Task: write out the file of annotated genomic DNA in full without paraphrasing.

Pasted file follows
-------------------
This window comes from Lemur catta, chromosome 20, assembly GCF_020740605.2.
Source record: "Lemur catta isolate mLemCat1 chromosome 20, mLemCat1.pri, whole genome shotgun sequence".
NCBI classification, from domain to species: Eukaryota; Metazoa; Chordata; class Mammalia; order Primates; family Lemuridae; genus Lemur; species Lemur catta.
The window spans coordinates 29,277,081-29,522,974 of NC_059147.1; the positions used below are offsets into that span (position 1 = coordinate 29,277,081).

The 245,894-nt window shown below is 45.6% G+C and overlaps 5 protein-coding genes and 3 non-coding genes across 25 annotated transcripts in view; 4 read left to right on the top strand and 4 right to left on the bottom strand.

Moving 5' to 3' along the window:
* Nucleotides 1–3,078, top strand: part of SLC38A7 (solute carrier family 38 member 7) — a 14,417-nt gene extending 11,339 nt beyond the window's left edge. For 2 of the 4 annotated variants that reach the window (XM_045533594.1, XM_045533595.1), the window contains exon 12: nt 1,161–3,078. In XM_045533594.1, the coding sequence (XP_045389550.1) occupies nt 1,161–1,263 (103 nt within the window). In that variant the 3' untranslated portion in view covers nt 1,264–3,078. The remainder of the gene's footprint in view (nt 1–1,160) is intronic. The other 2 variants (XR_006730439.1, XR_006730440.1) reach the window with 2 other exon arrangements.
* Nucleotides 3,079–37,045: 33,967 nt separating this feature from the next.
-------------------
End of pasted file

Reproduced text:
This window comes from Lemur catta, chromosome 20, assembly GCF_020740605.2.
Source record: "Lemur catta isolate mLemCat1 chromosome 20, mLemCat1.pri, whole genome shotgun sequence".
NCBI classification, from domain to species: Eukaryota; Metazoa; Chordata; class Mammalia; order Primates; family Lemuridae; genus Lemur; species Lemur catta.
The window spans coordinates 29,277,081-29,522,974 of NC_059147.1; the positions used below are offsets into that span (position 1 = coordinate 29,277,081).

The 245,894-nt window shown below is 45.6% G+C and overlaps 5 protein-coding genes and 3 non-coding genes across 25 annotated transcripts in view; 4 read left to right on the top strand and 4 right to left on the bottom strand.

Moving 5' to 3' along the window:
* Nucleotides 1–3,078, top strand: part of SLC38A7 (solute carrier family 38 member 7) — a 14,417-nt gene extending 11,339 nt beyond the window's left edge. For 2 of the 4 annotated variants that reach the window (XM_045533594.1, XM_045533595.1), the window contains exon 12: nt 1,161–3,078. In XM_045533594.1, the coding sequence (XP_045389550.1) occupies nt 1,161–1,263 (103 nt within the window). In that variant the 3' untranslated portion in view covers nt 1,264–3,078. The remainder of the gene's footprint in view (nt 1–1,160) is intronic. The other 2 variants (XR_006730439.1, XR_006730440.1) reach the window with 2 other exon arrangements.
* Nucleotides 3,079–37,045: 33,967 nt separating this feature from the next.